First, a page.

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Exploring the Oceans Write-On Grade Five Materials adapted from:

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1 Exploring the Oceans Write-On Grade Five Materials adapted from:
Tennessee Edition Harcourt Science Grade 5 Unit C 2003 Edition Harcourt School Publishers

2 Learner Expectations Content Standard:
9.0 The student will understand that the earth has many geological features that are constantly changing. Learning Expectations: 9.1 Recognize that the earth’s geological features change.

A population consists of all individuals of a species that occur together at a given place and time. All populations living together and the physical factors with which they interact compose an ecosystem. NATURAL HAZARDS Human activities can induce hazards through resource acquisition, urban growth, land-use decisions, and waste disposal. Such activities can accelerate many natural changes.

4 Exploring the Oceans Oceans are complex systems that interact with Earth’s land, air, and living organisms. They are affected by the gravitational pull of the moon and the sun.

5 Learner Outcomes: Explore an Ocean Conduct a “Google” search for
information on the world’s oceans and research for interesting facts. Students will: Identify four oceans and take short notes about them. Make a Venn Diagram that shows relationships between the oceans. Go on a web quest by Peyri Ingrum titled “The Ocean’s in Trouble” and explore what happens if an ocean is in trouble.

6 What are oceans like? *In your Science Journals:
Describe what oceans and seas are. Describe features of the ocean floor. Then, take a Webquest.

7 Oceans and Seas Most of the Earth’s surface is covered with a continuous body of salt water divided into four oceans and many seas. The deepest ocean is the Pacific Ocean. The shallowest is the Atlantic Ocean. Seas are smaller than oceans and are separated from each other or from an ocean by land or by a chain of islands.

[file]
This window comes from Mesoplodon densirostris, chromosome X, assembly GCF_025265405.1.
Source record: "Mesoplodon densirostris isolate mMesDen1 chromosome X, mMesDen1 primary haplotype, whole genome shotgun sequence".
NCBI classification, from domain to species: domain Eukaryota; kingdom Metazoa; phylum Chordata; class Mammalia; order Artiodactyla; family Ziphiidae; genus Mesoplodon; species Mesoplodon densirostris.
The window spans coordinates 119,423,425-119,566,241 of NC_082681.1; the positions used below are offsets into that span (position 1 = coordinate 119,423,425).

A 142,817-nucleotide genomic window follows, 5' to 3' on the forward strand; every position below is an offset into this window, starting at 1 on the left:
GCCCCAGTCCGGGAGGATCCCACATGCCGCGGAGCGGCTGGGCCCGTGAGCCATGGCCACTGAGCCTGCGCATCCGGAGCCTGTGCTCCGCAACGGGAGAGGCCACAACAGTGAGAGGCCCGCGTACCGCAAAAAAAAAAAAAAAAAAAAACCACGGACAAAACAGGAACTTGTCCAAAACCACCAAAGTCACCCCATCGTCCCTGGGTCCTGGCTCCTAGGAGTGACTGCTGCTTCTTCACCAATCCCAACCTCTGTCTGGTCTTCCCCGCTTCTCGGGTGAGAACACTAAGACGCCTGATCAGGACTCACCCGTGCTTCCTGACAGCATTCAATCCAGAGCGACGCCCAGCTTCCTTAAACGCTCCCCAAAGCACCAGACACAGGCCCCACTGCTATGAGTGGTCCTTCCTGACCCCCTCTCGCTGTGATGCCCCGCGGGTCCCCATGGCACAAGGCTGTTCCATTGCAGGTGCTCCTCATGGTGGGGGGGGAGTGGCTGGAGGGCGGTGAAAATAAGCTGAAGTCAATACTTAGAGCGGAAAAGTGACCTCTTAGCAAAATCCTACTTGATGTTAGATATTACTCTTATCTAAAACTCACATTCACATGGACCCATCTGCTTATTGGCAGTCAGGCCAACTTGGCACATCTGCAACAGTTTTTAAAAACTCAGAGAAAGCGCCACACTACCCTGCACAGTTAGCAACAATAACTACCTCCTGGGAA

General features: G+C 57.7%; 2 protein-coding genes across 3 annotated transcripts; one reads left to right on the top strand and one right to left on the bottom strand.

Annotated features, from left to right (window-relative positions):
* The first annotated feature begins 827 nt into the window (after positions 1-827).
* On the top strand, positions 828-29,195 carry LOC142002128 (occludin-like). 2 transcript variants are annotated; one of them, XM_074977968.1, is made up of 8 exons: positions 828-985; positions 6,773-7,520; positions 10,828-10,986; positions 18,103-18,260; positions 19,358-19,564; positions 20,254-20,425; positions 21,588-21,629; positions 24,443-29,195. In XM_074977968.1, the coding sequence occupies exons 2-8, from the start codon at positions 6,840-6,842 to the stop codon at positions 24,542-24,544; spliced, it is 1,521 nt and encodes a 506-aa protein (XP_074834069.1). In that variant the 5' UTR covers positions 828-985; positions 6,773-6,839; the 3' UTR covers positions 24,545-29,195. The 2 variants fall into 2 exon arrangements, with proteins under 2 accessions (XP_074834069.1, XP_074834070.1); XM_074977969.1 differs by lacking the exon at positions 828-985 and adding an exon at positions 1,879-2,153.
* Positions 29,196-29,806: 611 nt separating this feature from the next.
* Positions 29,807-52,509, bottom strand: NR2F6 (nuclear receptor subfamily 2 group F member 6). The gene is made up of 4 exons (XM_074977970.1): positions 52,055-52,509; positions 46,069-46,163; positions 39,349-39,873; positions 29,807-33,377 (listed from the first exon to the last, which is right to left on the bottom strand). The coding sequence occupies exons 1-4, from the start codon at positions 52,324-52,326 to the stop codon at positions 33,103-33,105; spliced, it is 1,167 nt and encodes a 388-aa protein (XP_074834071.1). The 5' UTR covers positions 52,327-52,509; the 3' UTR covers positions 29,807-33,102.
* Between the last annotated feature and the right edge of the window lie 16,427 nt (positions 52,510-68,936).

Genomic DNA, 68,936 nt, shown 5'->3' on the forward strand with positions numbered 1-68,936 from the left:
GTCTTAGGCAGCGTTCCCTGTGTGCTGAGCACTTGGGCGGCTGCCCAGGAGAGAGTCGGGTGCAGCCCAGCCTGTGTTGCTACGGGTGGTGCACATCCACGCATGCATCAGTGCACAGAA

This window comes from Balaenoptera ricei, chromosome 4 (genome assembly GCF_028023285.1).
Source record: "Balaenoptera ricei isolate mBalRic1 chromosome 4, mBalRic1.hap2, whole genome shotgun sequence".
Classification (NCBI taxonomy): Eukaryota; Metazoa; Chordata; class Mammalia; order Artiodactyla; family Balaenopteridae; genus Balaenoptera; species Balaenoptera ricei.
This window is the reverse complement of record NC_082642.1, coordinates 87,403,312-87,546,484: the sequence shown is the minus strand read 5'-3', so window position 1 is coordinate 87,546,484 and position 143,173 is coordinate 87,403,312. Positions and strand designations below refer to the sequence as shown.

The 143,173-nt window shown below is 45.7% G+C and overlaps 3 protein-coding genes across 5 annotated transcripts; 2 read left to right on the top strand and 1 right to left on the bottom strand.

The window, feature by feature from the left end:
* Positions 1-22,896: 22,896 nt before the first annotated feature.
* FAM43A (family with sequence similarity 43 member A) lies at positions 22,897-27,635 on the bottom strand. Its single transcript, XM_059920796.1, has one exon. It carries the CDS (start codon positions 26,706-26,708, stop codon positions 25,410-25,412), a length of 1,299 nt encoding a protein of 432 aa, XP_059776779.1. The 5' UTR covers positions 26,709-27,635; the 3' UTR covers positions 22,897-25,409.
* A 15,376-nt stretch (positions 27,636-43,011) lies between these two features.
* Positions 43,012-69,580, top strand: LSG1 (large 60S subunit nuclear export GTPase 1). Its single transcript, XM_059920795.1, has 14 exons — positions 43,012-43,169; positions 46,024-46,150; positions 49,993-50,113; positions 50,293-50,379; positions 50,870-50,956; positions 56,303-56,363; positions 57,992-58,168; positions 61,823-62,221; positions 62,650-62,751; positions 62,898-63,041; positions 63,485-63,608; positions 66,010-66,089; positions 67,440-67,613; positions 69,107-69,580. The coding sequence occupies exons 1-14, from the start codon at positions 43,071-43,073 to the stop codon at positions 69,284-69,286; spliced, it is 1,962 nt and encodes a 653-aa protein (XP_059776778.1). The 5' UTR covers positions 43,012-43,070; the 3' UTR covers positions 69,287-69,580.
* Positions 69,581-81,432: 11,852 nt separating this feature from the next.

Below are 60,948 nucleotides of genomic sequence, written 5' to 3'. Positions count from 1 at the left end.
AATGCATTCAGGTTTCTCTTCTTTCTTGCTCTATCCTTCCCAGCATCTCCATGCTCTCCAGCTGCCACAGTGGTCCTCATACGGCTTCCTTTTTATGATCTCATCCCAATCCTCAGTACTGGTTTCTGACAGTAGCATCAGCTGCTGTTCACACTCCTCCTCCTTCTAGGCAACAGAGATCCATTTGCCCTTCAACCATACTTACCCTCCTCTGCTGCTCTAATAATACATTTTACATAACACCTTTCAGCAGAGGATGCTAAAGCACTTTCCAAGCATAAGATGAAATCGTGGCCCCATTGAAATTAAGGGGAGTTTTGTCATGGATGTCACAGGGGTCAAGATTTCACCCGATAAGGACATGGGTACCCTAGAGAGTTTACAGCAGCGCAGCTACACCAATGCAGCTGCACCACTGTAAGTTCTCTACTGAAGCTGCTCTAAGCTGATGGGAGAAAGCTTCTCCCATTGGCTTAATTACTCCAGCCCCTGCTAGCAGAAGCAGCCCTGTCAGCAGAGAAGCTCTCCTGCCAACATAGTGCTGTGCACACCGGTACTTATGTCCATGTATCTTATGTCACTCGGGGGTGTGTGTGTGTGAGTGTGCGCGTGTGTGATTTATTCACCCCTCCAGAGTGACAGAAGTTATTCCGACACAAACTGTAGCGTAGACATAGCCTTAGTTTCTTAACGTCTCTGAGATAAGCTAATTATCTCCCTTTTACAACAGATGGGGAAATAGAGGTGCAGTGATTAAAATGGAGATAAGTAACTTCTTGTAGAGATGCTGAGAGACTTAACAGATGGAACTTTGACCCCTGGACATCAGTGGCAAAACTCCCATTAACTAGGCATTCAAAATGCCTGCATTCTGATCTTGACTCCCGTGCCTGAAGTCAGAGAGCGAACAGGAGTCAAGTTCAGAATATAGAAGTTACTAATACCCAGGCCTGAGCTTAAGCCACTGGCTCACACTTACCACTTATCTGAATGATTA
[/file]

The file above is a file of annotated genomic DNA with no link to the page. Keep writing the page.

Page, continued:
8 The Ocean Floor Continental Shelf
Around the edges of the continents, a shallow area called the continental shelf extends into the ocean for about 50 miles. It is no deeper than 460 feet, although it varies in width from one mile to about 745 miles in the arctic regions.

9 The Ocean Floor Continental Slope
Beyond the continental shelf is a steep continental slope that drops sharply to a depth of about 10,000 feet. After that it slopes more gradually to a depth of about 13,000 feet. In some places the continental slope is deeply cut by canyons. Many of these canyons have been carved by large rivers entering the oceans.

10 The Ocean Floor Abyssal Plains
The flattest parts of the ocean floor, which are also the flattest parts of the Earth’s surface, are the abyssal plains. They are an average depth of 16,000 feet. They are covered with a thick layer of ooze consisting of mud, sand, and decaying organic matter. The abyssal plains cover vast areas of the ocean floor.

11 Don’t Forget… Come back to the power point presentation to finish the lesson. You have a writing activity.

12 Webquest. A special thanks to the Author of “The Ocean’s in Trouble
Webquest *A special thanks to the Author of “The Ocean’s in Trouble!” by Peyri Ingrum.

13 Writing Activity Write a paragraph about an ocean ecosystem and the effect living things or man have on this environment. Use four facts that you learned from this presentation.

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